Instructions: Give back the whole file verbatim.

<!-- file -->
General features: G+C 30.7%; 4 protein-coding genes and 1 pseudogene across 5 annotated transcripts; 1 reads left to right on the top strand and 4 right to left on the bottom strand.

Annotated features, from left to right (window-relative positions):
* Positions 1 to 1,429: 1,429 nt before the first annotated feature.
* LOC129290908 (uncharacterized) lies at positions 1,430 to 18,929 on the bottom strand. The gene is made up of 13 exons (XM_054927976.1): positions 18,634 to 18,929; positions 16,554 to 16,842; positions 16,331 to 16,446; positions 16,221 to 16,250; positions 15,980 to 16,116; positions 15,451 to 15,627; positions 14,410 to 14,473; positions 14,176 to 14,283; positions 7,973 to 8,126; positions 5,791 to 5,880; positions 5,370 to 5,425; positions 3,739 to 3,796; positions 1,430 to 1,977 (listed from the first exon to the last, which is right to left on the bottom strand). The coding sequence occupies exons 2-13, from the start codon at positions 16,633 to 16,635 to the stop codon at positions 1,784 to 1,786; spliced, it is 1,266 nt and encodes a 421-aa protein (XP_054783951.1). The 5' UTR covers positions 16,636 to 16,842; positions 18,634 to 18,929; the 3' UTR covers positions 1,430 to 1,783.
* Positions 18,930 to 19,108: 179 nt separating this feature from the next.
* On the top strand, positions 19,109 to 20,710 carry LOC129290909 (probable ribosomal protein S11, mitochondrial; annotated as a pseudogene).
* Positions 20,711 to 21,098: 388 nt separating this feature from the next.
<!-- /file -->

General features: G+C 30.7%; 4 protein-coding genes and 1 pseudogene across 5 annotated transcripts; 1 reads left to right on the top strand and 4 right to left on the bottom strand.

Annotated features, from left to right (window-relative positions):
* Positions 1 to 1,429: 1,429 nt before the first annotated feature.
* LOC129290908 (uncharacterized) lies at positions 1,430 to 18,929 on the bottom strand. The gene is made up of 13 exons (XM_054927976.1): positions 18,634 to 18,929; positions 16,554 to 16,842; positions 16,331 to 16,446; positions 16,221 to 16,250; positions 15,980 to 16,116; positions 15,451 to 15,627; positions 14,410 to 14,473; positions 14,176 to 14,283; positions 7,973 to 8,126; positions 5,791 to 5,880; positions 5,370 to 5,425; positions 3,739 to 3,796; positions 1,430 to 1,977 (listed from the first exon to the last, which is right to left on the bottom strand). The coding sequence occupies exons 2-13, from the start codon at positions 16,633 to 16,635 to the stop codon at positions 1,784 to 1,786; spliced, it is 1,266 nt and encodes a 421-aa protein (XP_054783951.1). The 5' UTR covers positions 16,636 to 16,842; positions 18,634 to 18,929; the 3' UTR covers positions 1,430 to 1,783.
* Positions 18,930 to 19,108: 179 nt separating this feature from the next.
* On the top strand, positions 19,109 to 20,710 carry LOC129290909 (probable ribosomal protein S11, mitochondrial; annotated as a pseudogene).
* Positions 20,711 to 21,098: 388 nt separating this feature from the next.